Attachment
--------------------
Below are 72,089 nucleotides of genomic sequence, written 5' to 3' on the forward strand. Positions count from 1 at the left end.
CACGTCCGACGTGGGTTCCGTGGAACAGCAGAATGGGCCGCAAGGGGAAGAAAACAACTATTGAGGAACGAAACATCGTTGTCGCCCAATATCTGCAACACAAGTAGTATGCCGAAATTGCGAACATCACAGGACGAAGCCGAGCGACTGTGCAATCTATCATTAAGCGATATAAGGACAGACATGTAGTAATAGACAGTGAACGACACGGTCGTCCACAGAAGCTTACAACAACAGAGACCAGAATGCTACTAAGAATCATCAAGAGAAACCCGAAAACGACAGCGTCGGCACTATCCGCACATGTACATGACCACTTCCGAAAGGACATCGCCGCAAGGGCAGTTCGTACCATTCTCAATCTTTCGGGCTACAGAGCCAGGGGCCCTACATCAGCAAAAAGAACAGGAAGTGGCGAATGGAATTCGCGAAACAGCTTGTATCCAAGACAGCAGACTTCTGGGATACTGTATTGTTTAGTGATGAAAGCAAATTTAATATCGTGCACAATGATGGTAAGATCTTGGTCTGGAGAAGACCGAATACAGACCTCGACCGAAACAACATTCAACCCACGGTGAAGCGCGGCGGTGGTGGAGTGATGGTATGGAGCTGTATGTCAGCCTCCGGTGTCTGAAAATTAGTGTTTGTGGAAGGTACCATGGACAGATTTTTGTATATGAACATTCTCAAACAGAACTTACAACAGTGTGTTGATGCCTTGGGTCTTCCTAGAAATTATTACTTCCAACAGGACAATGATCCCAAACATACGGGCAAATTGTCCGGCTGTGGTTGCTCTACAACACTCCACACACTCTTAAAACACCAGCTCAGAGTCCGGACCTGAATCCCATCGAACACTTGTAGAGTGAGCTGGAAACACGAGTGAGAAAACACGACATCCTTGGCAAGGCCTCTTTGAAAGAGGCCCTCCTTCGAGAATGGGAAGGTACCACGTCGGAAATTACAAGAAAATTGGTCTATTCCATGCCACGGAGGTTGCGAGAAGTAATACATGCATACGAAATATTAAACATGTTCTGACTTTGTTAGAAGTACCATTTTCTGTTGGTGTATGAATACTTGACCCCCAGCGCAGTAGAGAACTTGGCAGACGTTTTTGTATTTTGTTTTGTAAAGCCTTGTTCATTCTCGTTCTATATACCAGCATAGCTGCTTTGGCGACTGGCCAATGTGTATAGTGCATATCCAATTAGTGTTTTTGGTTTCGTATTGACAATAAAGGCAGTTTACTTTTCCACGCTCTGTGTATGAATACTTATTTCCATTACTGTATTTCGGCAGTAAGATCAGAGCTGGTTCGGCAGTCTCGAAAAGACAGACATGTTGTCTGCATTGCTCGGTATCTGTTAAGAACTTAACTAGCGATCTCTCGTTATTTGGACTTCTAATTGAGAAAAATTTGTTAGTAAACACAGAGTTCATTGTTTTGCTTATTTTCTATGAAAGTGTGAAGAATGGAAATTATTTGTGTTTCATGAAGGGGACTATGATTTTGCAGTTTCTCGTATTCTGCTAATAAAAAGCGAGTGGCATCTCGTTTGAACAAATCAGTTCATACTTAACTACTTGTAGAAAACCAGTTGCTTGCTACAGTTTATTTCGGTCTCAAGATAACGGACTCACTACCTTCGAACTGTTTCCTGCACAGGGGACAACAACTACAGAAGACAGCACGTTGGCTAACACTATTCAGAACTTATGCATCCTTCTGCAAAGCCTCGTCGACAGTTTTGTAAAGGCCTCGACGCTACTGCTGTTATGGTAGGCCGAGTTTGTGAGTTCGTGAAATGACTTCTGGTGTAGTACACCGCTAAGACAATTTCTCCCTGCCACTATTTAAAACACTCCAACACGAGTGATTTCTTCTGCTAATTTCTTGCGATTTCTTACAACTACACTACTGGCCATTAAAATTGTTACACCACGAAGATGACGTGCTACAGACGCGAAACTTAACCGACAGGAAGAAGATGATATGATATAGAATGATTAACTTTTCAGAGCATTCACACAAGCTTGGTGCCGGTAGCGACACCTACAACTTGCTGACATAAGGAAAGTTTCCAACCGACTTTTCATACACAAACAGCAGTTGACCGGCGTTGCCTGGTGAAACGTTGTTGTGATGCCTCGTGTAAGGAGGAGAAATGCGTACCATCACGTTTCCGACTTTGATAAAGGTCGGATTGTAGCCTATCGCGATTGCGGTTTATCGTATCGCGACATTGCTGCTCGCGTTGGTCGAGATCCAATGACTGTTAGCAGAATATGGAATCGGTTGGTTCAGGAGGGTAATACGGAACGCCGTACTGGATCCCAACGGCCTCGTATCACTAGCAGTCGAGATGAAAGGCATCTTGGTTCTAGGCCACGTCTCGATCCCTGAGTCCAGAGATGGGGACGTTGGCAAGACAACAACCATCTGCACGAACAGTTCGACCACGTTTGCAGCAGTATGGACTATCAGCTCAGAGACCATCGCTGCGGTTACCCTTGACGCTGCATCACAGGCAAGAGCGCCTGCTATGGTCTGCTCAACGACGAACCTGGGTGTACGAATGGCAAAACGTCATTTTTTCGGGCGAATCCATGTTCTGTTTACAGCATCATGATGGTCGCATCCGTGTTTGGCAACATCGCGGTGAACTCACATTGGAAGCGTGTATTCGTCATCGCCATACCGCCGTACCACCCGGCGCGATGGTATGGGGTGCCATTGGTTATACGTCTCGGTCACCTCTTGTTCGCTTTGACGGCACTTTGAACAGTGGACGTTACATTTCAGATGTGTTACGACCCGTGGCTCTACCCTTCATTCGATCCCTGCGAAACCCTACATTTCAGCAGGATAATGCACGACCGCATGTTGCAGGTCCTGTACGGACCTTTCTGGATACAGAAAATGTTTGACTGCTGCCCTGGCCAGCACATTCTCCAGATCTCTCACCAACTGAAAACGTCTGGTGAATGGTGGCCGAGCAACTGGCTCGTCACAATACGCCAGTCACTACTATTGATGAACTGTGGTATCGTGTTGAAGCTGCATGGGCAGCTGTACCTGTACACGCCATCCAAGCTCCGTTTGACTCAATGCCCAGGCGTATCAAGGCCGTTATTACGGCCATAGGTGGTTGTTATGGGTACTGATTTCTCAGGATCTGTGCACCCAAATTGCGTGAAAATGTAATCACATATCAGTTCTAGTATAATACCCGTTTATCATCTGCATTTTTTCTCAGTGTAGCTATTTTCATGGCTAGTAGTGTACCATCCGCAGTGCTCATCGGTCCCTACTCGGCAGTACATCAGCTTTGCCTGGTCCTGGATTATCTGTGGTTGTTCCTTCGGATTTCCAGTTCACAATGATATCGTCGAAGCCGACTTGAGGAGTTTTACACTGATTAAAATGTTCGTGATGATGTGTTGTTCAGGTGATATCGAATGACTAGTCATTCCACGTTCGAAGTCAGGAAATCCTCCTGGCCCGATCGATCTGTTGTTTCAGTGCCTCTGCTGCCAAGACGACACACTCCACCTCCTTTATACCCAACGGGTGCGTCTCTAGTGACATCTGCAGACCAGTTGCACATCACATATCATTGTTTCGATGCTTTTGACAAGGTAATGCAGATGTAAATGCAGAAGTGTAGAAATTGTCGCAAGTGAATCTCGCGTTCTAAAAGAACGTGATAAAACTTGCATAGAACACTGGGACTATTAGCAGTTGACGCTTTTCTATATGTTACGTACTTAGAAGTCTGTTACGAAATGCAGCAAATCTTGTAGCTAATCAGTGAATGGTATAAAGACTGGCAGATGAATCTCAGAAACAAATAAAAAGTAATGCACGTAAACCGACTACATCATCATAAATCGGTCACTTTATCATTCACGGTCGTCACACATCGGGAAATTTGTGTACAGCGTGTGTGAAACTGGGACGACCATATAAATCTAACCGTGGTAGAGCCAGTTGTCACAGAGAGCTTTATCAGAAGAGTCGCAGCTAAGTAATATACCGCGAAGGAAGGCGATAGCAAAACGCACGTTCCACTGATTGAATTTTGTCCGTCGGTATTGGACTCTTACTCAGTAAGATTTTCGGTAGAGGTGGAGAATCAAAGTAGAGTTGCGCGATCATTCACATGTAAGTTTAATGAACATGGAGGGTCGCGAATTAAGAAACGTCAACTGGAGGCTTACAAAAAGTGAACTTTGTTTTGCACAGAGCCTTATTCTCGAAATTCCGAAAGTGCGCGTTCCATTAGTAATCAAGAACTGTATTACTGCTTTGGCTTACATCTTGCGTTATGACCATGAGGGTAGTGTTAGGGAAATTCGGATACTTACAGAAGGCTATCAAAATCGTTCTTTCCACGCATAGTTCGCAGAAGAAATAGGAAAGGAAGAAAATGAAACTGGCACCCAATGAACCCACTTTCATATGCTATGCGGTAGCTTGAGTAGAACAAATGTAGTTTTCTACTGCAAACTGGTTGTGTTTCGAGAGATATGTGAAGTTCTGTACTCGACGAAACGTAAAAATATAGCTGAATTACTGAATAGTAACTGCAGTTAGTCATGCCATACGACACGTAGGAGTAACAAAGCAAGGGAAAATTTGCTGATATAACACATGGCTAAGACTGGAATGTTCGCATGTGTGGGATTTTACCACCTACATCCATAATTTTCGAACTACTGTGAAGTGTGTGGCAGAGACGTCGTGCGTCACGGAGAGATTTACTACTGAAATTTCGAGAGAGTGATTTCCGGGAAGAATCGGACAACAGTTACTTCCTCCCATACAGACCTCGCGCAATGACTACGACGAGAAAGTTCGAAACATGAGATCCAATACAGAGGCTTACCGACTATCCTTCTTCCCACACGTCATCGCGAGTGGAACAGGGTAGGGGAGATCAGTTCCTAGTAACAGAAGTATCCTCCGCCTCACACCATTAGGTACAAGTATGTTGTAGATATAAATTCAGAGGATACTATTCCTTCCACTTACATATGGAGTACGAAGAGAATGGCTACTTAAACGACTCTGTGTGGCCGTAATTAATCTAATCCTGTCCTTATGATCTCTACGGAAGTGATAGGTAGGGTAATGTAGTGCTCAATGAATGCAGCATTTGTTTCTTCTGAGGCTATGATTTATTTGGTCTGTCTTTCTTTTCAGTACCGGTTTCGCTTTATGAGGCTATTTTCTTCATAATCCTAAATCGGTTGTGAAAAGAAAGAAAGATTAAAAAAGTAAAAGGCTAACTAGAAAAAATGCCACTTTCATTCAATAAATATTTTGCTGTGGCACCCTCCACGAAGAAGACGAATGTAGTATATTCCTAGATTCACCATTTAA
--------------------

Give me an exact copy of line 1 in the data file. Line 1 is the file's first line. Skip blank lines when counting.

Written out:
Below are 72,089 nucleotides of genomic sequence, written 5' to 3' on the forward strand. Positions count from 1 at the left end.